8 Easy Vegetables for the Lazy Gardener

Want to garden but don’t always have time to do so? Good news for you! There are lots of vegetables that you can grow without putting in so much effort. Here are some easy-to-grow crops that you should have in your garden now.

Leafy greens are one of the best choices when it comes to easy gardening. They’re super simple to maintain and they’re usually ready to harvest in just about three to four weeks. Lettuce and kale are great for starters.

Herbs are another option to consider. New gardeners often start out by planting herbs indoors and have had success with it.

These aromatic plants are very low-maintenance and easy to grow, making it suitable even for the busiest of gardeners. You’ll be amazed at how simple and beneficial it is to maintain an herb garden at home!

For more details on what other veggies you can grow easily, go ahead and read the list below. Don’t forget to share this post on Facebook, Twitter and Pinterest today!

8 Easy Vegetables for the Lazy Gardener

1. Greens
Leafy greens like arugula, kale, lettuce and spinach are great for beginner gardeners. They mature in three to four weeks and harvesting is so simple; just snip the tops of the plant or pick leaves as needed.

2. Beets
These are a cool-season crop. They can survive frost and near freezing temperatures. Early crops can be planted in March or April. Formanova beets are excellent for canning.

3. Herbs
Herbs like rosemary, mint, sage, oregano, parsley and basil are all easy to grow. Planting basil next to tomatoes is said to improve the growth and flavor of your tomatoes and repel insects. These herbs grow well as a transplant or from seeds.

4. Garlic
Garlic can be planted in the spring, as soon as the ground is thawed enough, but it’s recommended that you plant in the fall and harvest the next summer.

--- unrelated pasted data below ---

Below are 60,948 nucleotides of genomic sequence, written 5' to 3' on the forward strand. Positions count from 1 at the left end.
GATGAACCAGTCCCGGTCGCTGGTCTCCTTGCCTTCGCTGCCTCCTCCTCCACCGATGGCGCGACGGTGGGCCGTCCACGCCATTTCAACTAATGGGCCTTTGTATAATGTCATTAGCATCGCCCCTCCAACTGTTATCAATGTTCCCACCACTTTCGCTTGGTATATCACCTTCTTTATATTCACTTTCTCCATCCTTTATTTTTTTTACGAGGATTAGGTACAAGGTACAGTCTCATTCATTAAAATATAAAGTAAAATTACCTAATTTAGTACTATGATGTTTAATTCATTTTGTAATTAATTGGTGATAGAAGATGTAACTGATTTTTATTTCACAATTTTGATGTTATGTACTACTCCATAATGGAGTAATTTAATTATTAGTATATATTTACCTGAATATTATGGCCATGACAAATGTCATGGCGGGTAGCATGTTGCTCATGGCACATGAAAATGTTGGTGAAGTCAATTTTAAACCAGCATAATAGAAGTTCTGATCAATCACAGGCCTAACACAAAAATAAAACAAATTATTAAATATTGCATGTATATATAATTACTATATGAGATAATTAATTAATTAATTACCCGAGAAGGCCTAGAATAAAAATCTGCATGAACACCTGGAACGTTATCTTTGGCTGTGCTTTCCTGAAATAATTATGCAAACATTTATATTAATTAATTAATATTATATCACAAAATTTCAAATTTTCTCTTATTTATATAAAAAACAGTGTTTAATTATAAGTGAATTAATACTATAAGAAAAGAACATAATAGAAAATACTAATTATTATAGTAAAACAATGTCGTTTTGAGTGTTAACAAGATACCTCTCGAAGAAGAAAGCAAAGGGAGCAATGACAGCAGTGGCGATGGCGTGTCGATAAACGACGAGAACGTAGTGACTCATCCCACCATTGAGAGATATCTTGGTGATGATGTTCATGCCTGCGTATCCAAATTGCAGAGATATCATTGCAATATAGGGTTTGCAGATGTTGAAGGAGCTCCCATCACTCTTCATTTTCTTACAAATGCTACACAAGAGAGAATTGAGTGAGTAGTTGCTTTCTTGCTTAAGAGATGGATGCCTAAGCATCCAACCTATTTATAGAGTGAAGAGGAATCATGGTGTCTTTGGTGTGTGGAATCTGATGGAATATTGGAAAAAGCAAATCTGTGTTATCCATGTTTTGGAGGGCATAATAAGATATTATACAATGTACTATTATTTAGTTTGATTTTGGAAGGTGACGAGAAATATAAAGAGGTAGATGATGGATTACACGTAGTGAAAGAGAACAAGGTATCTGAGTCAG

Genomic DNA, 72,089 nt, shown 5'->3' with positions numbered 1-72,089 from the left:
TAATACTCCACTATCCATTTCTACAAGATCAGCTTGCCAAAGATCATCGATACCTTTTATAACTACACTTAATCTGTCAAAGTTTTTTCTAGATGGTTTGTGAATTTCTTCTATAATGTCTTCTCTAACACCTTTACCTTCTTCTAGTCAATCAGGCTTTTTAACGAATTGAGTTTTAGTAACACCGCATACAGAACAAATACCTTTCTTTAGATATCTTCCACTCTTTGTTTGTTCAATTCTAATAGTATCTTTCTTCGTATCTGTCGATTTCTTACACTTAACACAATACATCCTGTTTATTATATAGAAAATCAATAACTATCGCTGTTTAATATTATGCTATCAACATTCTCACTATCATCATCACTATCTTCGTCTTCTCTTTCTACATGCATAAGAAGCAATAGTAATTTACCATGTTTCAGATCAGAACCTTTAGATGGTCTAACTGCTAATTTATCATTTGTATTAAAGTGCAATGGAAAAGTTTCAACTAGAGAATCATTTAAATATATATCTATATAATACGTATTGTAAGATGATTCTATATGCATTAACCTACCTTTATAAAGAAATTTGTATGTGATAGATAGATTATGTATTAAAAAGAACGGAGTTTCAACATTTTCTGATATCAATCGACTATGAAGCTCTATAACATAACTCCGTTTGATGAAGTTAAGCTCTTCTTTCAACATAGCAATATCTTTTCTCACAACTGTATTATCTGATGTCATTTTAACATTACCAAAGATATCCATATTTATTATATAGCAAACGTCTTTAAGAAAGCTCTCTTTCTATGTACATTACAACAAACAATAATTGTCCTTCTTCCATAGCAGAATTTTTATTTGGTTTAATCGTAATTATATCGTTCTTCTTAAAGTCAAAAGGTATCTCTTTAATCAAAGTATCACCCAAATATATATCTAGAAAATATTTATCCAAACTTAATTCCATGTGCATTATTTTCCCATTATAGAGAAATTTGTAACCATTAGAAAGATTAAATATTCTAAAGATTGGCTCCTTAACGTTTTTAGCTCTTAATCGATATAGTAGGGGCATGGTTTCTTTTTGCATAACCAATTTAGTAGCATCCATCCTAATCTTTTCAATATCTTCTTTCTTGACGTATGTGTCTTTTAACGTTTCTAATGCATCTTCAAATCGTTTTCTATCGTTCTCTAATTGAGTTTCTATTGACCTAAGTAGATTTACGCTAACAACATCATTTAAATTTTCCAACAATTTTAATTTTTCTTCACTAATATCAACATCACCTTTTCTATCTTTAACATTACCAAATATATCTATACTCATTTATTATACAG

5. Potatoes
Plant late February or early March. To harvest, use a spade to gently dig into the soil on the outside edges of the plant, carefully lift the plant and grab the potatoes that you want. Put the plant back in place and water. Allow harvested potatoes to cure in cool temperatures – 45-60 F – for several days to two weeks.

6. Onions
They require lots of sun and good drainage, but if you can dig a tiny hole in the ground, you can grow onions. You can grow them from seedlings, bulbs or even discarded onion bottoms.

7. Carrots
You need to have loose, rich soil – free of stones – so the carrots can grow properly. Carrots are a cool-weather crop; in really warm areas, plant your carrots in fall or winter. They’ll take one to three weeks to sprout. Carrots get tastier as they grow, so harvest as soon as they’re big enough to eat or leave them to mature.

8. Green Beans
You can plant your pole beans against a fence and they’ll grow just fine. String beans prefer sun and well-drained soil and grow quickly; just make sure to regularly harvest or it will stop producing new beans.

Article Source: 104homestead.com